On the morning of 22 June, 2014, the phone rang - it was my partner, Andy. He was in Dubai, and was expecting to take a connecting flight to Asmara the next day. We had a quick, mundane chat about the family holiday we had planned for August - we were supposed to be taking our three kids to Rome.
Ever since he disappeared, I have replayed that conversation countless times in my head.
Day 10 was, in retrospect, the worst day. That was when the Foreign Office called me to tell me the news: they suspected Andy had been forcibly taken to Ethiopia. This was my worst nightmare.
Born Ethiopian, Andy fled a brutal regime decades ago and built a life for himself in the UK. He is now a well-known advocate for reform in Ethiopia - and in 2009, the country's current government punished him for his activism by sentencing him to death, in absentia.
When I heard where he was, all that kept playing in my head was "Andy is dead now. You will never see him again. He has been dead for the last 10 days, and you didn't even know it." That was a very dark afternoon and night.
Unbelievably, this Saturday 13th marked 600 days of Andy's ordeal. We still have no idea what is going to happen to him. The Ethiopian government is refusing to let me and Andy's kids see him, will not say whether he will be executed or not, and has rejected all his calls for a lawyer. The authorities won't even allow the British government - supposedly a 'close ally' - to regularly visit him, despite Ethiopia's international obligations.
I've spoken to Andy just once since that call in June 2014 - on 14 December 2014, when he was permitted to phone me and the kids for a few brief minutes.
It has taken all my strength to keep believing that Andy is alive - that all we need to do is work hard to try to get him out of the hell hole he is in. Torture is common in Ethiopia's prisons, and I am desperately worried that he is being mistreated.
One of the most heartbreaking, and disappointing, aspects of this nightmarish process has been the British government's failure to take the Ethiopians to task about their shocking treatment of Andy. The Foreign Office is refusing to simply ask for Andy's release, and his return to the UK; instead, diplomats have opted for a 'softly softly' approach. So far, it has got them nowhere.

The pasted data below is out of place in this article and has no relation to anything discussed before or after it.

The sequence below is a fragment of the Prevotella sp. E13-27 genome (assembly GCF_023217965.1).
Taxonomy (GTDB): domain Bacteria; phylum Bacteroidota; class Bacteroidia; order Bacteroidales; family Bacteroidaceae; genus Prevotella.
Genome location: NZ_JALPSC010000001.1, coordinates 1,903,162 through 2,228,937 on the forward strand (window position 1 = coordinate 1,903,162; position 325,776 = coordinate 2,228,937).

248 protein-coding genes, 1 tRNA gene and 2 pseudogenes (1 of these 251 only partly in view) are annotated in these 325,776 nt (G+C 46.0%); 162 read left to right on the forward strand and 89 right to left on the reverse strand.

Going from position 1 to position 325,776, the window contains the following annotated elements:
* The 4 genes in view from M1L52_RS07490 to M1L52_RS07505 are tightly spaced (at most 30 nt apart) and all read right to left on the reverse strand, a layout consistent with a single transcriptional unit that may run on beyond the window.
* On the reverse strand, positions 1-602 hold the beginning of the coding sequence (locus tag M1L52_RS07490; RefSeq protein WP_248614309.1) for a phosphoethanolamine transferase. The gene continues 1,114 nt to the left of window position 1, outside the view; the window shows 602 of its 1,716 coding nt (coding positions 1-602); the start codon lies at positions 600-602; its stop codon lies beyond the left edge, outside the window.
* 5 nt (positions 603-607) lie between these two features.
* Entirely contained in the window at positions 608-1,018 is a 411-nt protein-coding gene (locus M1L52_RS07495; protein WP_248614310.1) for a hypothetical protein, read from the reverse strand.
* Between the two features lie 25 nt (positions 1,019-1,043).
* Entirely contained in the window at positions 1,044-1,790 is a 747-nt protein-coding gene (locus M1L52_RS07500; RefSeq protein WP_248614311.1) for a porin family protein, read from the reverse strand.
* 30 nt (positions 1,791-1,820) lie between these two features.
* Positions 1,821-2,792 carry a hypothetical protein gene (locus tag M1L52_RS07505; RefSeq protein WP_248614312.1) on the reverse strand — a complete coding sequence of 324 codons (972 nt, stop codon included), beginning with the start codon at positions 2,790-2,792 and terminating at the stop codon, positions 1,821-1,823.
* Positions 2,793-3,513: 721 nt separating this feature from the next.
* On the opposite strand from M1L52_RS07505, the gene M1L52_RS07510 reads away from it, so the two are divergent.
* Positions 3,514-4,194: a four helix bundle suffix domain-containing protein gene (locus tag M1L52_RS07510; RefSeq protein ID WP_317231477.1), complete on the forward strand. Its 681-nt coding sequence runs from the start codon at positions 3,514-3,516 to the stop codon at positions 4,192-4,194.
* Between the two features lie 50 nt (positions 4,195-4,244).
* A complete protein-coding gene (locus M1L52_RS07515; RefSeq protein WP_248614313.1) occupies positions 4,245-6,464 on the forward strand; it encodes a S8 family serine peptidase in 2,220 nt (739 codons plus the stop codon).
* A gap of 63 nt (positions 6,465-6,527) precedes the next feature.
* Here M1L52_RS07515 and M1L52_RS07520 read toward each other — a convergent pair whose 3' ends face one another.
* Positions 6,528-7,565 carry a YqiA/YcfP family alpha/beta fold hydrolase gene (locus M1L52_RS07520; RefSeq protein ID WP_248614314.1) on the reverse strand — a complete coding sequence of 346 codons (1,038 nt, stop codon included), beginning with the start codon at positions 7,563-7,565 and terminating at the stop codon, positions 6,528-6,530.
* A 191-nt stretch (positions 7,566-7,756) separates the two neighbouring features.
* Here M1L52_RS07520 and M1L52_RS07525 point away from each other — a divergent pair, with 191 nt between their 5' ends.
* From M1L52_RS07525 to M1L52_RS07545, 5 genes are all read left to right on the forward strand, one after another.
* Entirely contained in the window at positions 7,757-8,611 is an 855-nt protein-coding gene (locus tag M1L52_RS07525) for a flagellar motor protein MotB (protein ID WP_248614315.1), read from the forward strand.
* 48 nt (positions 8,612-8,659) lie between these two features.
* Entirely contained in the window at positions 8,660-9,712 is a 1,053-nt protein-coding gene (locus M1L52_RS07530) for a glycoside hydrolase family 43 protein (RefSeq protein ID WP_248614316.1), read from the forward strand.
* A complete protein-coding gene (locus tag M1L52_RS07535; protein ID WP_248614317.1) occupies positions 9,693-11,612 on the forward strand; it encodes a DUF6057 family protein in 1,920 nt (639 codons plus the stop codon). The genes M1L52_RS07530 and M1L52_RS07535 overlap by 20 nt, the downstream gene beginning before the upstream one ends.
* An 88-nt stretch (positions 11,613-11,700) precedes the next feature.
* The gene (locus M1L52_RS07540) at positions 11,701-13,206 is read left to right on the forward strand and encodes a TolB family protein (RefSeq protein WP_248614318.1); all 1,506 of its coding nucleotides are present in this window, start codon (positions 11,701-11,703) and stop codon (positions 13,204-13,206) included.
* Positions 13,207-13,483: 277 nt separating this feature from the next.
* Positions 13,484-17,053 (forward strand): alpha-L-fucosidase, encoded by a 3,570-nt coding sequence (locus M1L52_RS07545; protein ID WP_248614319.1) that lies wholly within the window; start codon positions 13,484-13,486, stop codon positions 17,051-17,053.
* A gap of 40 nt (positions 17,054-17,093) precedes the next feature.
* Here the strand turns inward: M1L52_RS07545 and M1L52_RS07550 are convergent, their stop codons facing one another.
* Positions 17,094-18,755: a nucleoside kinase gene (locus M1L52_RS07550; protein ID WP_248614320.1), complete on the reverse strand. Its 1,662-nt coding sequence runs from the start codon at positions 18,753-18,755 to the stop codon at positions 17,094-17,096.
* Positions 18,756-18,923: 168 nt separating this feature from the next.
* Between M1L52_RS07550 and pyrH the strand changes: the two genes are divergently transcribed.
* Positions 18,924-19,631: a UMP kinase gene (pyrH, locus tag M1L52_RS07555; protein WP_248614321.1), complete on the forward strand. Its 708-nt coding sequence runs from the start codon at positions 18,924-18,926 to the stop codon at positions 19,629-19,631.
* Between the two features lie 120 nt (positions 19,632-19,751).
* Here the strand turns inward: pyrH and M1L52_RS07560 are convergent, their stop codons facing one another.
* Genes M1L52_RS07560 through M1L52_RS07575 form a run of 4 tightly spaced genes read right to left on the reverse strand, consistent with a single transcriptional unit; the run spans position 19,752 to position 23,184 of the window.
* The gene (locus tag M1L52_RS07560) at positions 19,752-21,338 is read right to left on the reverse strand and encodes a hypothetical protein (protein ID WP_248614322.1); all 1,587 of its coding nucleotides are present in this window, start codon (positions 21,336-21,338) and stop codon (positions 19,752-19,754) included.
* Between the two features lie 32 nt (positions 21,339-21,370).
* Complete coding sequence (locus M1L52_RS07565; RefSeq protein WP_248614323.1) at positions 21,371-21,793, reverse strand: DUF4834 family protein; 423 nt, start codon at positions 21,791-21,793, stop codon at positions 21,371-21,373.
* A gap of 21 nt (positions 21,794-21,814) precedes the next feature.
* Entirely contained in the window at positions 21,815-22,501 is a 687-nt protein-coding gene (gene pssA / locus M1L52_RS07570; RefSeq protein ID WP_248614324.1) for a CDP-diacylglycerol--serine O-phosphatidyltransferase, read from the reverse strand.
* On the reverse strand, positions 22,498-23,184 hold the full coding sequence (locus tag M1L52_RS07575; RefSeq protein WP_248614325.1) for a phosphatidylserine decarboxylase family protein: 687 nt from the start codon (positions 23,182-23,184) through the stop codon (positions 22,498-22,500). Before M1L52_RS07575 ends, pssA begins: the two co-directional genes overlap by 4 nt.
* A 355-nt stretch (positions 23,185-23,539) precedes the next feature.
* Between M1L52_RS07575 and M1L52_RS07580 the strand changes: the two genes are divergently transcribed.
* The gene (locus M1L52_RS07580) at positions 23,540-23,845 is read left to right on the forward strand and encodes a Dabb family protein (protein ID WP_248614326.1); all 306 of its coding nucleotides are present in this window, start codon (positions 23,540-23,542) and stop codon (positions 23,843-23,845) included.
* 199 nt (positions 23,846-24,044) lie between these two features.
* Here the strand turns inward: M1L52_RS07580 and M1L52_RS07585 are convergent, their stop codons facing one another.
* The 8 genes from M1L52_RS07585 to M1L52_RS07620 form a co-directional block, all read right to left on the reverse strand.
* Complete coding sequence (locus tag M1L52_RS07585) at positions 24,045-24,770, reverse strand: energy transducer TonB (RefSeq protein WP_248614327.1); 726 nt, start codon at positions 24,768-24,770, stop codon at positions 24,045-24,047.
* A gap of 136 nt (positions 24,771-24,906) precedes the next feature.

600 days on from Andy's disappearance, it's fair to say that the campaign to free him is all-consuming - both for me and his kids. Last Tuesday, it was his 61st birthday - and so we used the day to deliver a 129,000-strong petition to Downing Street, calling on David Cameron to secure his release.
Of course, none of this is easy for our nine year old twins and 16 year old daughter. I find it so sad that my children are experiencing such a horrible situation at such a young age. They come to me at the oddest times, and ask me the most random questions: "Is Papa going to die?", "Why is Papa not home yet?", "What is the death penalty?", "When will he call us?", "Why is David Cameron not doing anything?" and so on.
I try to answer in a light tone as much as I can. What worries me is that I don't know for how much longer I can keep it light. I don't know how I can keep alive their hope that their government will do everything it can to bring their Papa home.
Read more about Andy's case: www.reprieve.org.uk/case-study/andargachew-tsege